Interconnect is a term given to any conductive layer (most often metal) which is used in integrated circuits (ICs) to electrically contact different devices or chips. The size of these layers can be in the nanometer range, used to contact to the transistors themselves during back end of line (BEOL) fabrication or in the micrometer range, used to stack wafers with different functionalities together through two-and-a-half dimensional (2.5D) or three-dimensional (3D) integration.
The continued transistor scaling has been bolstered by a simultaneous scaling of the metal interconnects. These shrinking connections can give rise to undesired effects such as increased resistivity and current density, resulting in a reduced interconnect lifetime. When the thickness of a metal layer is reduced, the average crystal grain size decreases almost linearly. This grain size decrease and the overall reduction in thickness means that the grain boundaries and material interfaces play an increasingly important role in the conductive and reliability behavior of interconnects. We are able to model the reliability of thin metal layers down to the nanoscale, while taking into consideration the granular microstructure. This is achieved by treating all relevant parameters, such as conductivity (Fig. 1) and vacancy diffusivity as spatial material parameters.
3D integration is an emerging technology which enables highly integrated and complex systems by vertically stacking and connecting various materials, technologies, and functional components together. For the realization of modern 3D ICs new interconnect structures such as through-silicon-vias (TSVs) and solder bumps (SBs), together with complex multi-level 3D interconnect structures, are gaining importance (Fig. 2).
The application of new structures and materials inevitably introduces new reliability issues. The reliability of TSVs and SBs is affected by degradation processes induced by electromigration (EM) and mechanical stresses.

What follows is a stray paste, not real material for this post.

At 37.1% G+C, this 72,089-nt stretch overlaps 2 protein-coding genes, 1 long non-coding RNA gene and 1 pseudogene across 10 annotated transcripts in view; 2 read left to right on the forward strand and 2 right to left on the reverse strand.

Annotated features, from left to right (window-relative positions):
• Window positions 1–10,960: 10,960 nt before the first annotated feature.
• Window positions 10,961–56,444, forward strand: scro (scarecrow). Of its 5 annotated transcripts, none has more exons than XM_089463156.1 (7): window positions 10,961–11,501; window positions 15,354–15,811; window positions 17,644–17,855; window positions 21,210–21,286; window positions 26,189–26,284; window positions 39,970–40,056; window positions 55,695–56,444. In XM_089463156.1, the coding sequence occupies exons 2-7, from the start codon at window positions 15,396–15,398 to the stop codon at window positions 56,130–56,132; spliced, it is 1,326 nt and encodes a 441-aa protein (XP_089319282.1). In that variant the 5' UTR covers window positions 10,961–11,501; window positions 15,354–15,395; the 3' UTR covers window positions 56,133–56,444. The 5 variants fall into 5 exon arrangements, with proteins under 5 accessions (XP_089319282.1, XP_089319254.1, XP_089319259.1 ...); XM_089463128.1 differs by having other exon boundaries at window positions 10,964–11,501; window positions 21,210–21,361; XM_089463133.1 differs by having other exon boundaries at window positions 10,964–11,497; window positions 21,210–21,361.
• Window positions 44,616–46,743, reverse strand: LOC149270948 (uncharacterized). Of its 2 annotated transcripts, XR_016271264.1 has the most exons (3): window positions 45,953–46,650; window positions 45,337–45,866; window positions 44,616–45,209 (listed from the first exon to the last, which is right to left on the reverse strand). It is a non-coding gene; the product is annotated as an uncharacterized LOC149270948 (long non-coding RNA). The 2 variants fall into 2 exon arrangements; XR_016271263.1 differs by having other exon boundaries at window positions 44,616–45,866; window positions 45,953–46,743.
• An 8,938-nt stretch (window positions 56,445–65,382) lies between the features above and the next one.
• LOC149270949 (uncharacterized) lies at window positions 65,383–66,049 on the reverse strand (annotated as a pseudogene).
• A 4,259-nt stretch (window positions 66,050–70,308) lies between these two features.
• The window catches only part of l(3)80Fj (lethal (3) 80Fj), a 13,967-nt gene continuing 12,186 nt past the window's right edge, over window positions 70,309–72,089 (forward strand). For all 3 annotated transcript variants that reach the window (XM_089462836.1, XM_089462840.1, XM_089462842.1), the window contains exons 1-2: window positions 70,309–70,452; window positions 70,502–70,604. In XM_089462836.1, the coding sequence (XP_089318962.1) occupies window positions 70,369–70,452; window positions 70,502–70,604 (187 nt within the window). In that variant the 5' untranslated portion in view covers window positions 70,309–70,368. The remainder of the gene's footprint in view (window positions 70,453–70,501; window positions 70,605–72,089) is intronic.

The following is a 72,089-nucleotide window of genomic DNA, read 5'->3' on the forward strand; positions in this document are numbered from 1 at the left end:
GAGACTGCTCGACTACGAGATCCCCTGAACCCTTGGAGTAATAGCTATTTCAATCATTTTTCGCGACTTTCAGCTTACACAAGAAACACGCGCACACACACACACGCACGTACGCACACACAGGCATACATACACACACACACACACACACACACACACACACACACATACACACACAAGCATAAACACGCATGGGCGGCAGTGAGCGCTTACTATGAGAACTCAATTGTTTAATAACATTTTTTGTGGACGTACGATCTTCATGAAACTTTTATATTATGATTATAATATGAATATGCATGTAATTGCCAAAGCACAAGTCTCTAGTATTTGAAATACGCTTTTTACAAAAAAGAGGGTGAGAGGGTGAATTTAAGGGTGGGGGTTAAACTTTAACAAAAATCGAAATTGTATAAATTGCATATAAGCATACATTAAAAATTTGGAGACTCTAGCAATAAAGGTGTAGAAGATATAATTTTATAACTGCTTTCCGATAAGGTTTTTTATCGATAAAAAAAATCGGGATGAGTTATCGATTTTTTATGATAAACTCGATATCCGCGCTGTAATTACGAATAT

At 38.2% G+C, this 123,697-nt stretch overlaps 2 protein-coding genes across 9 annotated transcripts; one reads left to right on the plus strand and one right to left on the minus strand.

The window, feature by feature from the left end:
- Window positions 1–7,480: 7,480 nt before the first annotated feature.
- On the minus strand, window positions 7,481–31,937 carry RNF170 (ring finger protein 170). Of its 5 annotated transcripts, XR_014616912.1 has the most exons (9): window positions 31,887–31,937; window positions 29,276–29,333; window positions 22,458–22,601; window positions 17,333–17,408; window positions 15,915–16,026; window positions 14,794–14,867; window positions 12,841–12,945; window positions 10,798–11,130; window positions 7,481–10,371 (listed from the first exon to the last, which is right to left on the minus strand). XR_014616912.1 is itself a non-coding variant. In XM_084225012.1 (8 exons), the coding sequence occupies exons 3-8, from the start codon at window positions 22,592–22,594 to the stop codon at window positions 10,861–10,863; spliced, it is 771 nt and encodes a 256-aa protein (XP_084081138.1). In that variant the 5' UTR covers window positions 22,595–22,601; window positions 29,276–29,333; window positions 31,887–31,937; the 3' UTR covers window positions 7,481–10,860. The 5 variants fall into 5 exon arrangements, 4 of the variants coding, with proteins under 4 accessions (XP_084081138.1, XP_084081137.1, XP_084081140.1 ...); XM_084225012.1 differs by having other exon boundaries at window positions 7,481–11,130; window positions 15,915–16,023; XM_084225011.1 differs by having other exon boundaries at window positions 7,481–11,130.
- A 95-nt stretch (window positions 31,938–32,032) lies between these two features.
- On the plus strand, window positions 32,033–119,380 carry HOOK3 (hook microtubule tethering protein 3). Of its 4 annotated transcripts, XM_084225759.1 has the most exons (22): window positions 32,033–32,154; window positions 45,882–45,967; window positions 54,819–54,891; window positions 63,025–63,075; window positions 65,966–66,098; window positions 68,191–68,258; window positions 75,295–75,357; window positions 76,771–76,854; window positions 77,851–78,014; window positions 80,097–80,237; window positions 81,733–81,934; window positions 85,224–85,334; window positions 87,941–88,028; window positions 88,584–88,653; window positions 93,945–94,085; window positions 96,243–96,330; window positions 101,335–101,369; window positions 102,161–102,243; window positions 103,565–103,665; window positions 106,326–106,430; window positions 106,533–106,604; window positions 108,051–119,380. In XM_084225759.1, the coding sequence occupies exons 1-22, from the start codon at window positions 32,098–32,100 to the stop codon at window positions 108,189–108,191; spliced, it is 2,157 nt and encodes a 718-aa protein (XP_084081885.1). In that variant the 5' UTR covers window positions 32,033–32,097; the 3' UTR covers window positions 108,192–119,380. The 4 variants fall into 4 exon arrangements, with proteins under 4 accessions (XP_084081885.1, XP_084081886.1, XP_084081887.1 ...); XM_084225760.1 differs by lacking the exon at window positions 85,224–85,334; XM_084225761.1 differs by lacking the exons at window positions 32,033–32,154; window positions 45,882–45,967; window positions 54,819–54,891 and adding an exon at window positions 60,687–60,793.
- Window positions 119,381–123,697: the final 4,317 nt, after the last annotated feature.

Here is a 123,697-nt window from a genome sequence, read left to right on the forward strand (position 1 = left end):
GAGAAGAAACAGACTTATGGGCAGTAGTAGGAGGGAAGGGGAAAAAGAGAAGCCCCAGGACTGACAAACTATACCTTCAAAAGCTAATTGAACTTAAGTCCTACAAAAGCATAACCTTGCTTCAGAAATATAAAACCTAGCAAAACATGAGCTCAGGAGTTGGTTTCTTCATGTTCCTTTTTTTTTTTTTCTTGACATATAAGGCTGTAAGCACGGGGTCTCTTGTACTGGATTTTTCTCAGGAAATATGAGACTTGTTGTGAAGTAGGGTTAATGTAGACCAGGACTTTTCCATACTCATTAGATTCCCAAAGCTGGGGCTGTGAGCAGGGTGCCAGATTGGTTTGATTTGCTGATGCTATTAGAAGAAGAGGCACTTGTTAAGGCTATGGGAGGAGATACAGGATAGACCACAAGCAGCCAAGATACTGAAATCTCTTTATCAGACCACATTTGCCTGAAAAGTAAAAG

In order to assess the EM reliability and estimate the lifetime of the interconnect, engineers perform tests on specially built interconnect structures under predefined test conditions and calculations based on numerical models.
The development of EM induced voids, eventually leading to interconnect failure, goes through two distinct phases. The first phase is the vacancy diffusion or void nucleation (initiation) phase in which no EM-generated voids are present, and no significant resistance change is observed. The second phase starts after the nucleation of a void and is characterized by void growth, eventually leading to an open circuit failure. Therefore, modeling must be able to address both phases: the behavior of the system prior to void nucleation as well as void evolution and dynamics.
The modeling of the void evolution phase is particularly challenging since it demands mathematical description of the evolving void surface driven by EM, surface diffusion, and gradient of mechanical stress.
In Fig. 3 the location of the intrinsic void in an Open TSV structure, determined by a simulation of the void nucleating phase, is indicated. Subsequently, void growth is simulated in detail (Fig. 4) by applying the Diffuse Interface approach. Simulations of the void growth mechanism allows for a prediction of the resistance change prior to inevitable EM failure and an estimation of the TSVs lifetime. Similar studies are preformed in order to asses SB reliability.